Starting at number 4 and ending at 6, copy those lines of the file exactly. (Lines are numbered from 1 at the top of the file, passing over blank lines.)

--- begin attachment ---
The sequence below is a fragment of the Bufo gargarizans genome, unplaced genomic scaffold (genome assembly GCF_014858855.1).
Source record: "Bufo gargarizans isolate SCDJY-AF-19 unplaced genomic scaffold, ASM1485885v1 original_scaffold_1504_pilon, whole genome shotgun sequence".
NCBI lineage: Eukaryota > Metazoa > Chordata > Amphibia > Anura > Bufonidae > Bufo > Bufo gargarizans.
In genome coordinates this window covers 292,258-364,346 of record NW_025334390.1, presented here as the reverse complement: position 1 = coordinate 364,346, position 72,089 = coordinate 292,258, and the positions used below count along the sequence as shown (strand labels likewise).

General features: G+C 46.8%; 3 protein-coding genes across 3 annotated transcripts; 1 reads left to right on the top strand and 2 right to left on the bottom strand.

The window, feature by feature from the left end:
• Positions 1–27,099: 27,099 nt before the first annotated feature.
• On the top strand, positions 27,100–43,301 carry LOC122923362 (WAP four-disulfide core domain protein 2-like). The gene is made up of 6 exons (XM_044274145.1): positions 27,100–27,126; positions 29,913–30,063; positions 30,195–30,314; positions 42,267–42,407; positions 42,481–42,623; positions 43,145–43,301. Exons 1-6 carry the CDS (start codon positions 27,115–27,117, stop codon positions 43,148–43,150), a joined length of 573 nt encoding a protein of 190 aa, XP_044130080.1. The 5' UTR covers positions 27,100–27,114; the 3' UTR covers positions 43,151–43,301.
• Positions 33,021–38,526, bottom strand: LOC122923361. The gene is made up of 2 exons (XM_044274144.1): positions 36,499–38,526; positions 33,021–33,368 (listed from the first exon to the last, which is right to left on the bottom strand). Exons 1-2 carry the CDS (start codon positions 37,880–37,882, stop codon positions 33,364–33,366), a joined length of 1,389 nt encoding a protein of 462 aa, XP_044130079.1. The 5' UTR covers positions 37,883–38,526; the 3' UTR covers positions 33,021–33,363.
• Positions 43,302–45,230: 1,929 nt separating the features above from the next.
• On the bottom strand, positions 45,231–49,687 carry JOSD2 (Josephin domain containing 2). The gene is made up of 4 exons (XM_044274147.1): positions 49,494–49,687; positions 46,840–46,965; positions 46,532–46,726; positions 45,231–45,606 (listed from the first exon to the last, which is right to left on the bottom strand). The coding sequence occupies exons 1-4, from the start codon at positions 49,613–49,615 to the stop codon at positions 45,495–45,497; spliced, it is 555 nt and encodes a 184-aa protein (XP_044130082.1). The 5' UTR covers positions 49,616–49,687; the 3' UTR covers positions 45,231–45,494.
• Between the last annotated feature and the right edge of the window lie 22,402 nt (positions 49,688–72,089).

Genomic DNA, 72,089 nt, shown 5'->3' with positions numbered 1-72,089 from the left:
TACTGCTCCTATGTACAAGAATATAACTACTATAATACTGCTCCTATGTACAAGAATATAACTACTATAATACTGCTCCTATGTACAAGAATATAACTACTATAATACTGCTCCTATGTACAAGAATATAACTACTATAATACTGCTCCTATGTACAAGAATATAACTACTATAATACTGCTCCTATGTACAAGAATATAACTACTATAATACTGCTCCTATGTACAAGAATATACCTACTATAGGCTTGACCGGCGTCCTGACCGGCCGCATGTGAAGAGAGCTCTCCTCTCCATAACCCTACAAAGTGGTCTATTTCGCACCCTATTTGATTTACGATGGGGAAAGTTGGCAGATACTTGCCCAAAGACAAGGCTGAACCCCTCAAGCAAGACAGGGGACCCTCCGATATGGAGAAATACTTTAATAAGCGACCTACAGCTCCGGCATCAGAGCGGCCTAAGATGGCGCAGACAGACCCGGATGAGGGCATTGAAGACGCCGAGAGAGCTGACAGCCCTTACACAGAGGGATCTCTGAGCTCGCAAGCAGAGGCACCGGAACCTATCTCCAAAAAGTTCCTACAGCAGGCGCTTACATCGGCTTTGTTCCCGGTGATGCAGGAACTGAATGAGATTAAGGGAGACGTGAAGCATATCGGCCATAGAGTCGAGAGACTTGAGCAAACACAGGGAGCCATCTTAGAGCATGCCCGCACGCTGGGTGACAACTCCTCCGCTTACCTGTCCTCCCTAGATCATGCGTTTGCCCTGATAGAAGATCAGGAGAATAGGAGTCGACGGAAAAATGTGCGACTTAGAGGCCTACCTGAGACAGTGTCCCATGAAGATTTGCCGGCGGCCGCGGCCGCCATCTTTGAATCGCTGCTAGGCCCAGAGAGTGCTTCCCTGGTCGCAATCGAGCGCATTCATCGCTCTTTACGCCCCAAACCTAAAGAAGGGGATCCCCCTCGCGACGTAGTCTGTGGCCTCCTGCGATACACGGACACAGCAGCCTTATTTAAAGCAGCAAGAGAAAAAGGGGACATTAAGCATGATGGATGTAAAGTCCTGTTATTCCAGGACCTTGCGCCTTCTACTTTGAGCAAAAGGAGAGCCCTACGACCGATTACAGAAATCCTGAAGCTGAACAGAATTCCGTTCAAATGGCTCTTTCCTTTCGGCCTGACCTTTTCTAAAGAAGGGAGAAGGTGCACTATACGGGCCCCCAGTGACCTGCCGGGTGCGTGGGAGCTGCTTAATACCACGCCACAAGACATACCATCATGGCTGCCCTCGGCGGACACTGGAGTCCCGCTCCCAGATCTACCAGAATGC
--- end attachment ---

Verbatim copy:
In genome coordinates this window covers 292,258-364,346 of record NW_025334390.1, presented here as the reverse complement: position 1 = coordinate 364,346, position 72,089 = coordinate 292,258, and the positions used below count along the sequence as shown (strand labels likewise).

General features: G+C 46.8%; 3 protein-coding genes across 3 annotated transcripts; 1 reads left to right on the top strand and 2 right to left on the bottom strand.

The window, feature by feature from the left end: